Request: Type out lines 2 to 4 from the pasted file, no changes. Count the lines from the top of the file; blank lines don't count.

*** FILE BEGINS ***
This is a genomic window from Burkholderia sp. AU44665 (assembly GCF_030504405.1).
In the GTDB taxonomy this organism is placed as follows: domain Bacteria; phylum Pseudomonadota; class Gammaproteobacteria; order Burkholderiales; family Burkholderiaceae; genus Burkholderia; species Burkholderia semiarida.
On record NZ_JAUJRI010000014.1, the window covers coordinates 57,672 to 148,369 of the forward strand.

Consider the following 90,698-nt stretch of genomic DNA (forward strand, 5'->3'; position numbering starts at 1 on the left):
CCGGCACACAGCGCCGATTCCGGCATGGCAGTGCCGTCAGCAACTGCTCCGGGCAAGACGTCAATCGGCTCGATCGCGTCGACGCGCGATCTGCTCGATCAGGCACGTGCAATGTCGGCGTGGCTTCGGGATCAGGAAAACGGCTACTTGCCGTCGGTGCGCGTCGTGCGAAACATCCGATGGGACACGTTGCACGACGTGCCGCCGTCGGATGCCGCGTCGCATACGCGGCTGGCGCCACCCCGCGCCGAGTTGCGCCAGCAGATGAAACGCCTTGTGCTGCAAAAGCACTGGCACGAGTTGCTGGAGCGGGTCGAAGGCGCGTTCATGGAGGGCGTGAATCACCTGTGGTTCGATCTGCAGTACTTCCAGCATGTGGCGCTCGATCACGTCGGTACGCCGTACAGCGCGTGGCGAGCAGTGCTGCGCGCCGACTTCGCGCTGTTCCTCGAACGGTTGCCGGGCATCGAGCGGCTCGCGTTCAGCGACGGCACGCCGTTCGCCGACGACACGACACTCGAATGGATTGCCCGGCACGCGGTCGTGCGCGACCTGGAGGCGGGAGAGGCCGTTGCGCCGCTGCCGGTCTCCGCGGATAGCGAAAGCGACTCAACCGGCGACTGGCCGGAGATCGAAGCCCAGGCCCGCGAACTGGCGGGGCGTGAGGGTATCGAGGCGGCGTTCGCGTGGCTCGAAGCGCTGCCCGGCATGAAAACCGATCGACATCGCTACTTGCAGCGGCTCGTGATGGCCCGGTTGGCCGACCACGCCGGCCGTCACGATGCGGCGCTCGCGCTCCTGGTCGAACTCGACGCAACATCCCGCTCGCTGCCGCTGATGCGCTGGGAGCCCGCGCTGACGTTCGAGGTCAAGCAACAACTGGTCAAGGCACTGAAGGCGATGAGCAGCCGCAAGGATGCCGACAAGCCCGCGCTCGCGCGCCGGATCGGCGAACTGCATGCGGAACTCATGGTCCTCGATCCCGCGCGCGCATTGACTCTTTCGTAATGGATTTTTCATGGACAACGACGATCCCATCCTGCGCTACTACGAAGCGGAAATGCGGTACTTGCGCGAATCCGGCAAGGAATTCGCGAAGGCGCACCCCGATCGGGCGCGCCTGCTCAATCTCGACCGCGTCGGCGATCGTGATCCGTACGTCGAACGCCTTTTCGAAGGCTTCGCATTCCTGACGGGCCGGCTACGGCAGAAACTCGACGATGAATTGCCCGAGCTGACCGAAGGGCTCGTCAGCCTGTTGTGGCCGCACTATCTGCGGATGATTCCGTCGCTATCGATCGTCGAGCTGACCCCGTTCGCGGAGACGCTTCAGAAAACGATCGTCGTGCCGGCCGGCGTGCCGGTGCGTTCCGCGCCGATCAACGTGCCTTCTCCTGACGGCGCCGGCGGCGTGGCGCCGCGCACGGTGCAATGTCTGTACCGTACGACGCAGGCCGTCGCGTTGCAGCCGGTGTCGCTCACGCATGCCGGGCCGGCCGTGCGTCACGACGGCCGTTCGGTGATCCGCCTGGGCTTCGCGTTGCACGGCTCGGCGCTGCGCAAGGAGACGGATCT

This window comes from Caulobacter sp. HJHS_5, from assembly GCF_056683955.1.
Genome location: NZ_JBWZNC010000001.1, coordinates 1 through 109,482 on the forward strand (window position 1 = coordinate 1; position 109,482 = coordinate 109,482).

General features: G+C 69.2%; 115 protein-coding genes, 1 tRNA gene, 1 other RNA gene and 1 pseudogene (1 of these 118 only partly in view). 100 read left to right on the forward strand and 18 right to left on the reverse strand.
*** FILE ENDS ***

In the GTDB taxonomy this organism is placed as follows: domain Bacteria; phylum Pseudomonadota; class Gammaproteobacteria; order Burkholderiales; family Burkholderiaceae; genus Burkholderia; species Burkholderia semiarida.
On record NZ_JAUJRI010000014.1, the window covers coordinates 57,672 to 148,369 of the forward strand.

Consider the following 90,698-nt stretch of genomic DNA (forward strand, 5'->3'; position numbering starts at 1 on the left):